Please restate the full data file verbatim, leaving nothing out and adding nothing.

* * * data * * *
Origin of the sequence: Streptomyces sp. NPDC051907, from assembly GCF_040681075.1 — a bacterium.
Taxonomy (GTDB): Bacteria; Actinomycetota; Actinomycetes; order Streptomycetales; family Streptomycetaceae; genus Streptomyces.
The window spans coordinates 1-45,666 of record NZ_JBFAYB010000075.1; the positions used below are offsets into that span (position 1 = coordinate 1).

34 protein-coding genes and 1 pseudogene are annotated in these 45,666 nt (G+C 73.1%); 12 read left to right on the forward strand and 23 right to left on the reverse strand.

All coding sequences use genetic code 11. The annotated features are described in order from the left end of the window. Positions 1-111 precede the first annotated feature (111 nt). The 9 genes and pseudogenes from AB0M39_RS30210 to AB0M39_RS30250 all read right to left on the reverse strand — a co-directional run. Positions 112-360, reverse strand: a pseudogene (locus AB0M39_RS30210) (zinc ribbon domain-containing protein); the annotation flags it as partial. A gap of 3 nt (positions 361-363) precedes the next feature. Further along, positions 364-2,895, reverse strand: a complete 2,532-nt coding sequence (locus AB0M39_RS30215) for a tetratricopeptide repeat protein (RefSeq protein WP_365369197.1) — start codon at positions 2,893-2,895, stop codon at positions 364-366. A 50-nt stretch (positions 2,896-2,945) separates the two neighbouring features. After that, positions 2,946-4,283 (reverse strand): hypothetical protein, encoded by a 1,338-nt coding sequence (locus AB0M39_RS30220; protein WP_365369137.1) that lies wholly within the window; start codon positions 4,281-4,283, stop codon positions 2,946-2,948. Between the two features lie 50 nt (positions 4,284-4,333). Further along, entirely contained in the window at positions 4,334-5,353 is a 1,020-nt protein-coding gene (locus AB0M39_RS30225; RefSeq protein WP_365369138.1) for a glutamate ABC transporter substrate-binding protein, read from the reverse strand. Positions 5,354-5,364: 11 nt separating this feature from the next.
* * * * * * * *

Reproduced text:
Origin of the sequence: Streptomyces sp. NPDC051907, from assembly GCF_040681075.1 — a bacterium.
Taxonomy (GTDB): Bacteria; Actinomycetota; Actinomycetes; order Streptomycetales; family Streptomycetaceae; genus Streptomyces.
The window spans coordinates 1-45,666 of record NZ_JBFAYB010000075.1; the positions used below are offsets into that span (position 1 = coordinate 1).

34 protein-coding genes and 1 pseudogene are annotated in these 45,666 nt (G+C 73.1%); 12 read left to right on the forward strand and 23 right to left on the reverse strand.

All coding sequences use genetic code 11. The annotated features are described in order from the left end of the window. Positions 1-111 precede the first annotated feature (111 nt). The 9 genes and pseudogenes from AB0M39_RS30210 to AB0M39_RS30250 all read right to left on the reverse strand — a co-directional run. Positions 112-360, reverse strand: a pseudogene (locus AB0M39_RS30210) (zinc ribbon domain-containing protein); the annotation flags it as partial. A gap of 3 nt (positions 361-363) precedes the next feature. Further along, positions 364-2,895, reverse strand: a complete 2,532-nt coding sequence (locus AB0M39_RS30215) for a tetratricopeptide repeat protein (RefSeq protein WP_365369197.1) — start codon at positions 2,893-2,895, stop codon at positions 364-366. A 50-nt stretch (positions 2,896-2,945) separates the two neighbouring features. After that, positions 2,946-4,283 (reverse strand): hypothetical protein, encoded by a 1,338-nt coding sequence (locus AB0M39_RS30220; protein WP_365369137.1) that lies wholly within the window; start codon positions 4,281-4,283, stop codon positions 2,946-2,948. Between the two features lie 50 nt (positions 4,284-4,333). Further along, entirely contained in the window at positions 4,334-5,353 is a 1,020-nt protein-coding gene (locus AB0M39_RS30225; RefSeq protein WP_365369138.1) for a glutamate ABC transporter substrate-binding protein, read from the reverse strand. Positions 5,354-5,364: 11 nt separating this feature from the next.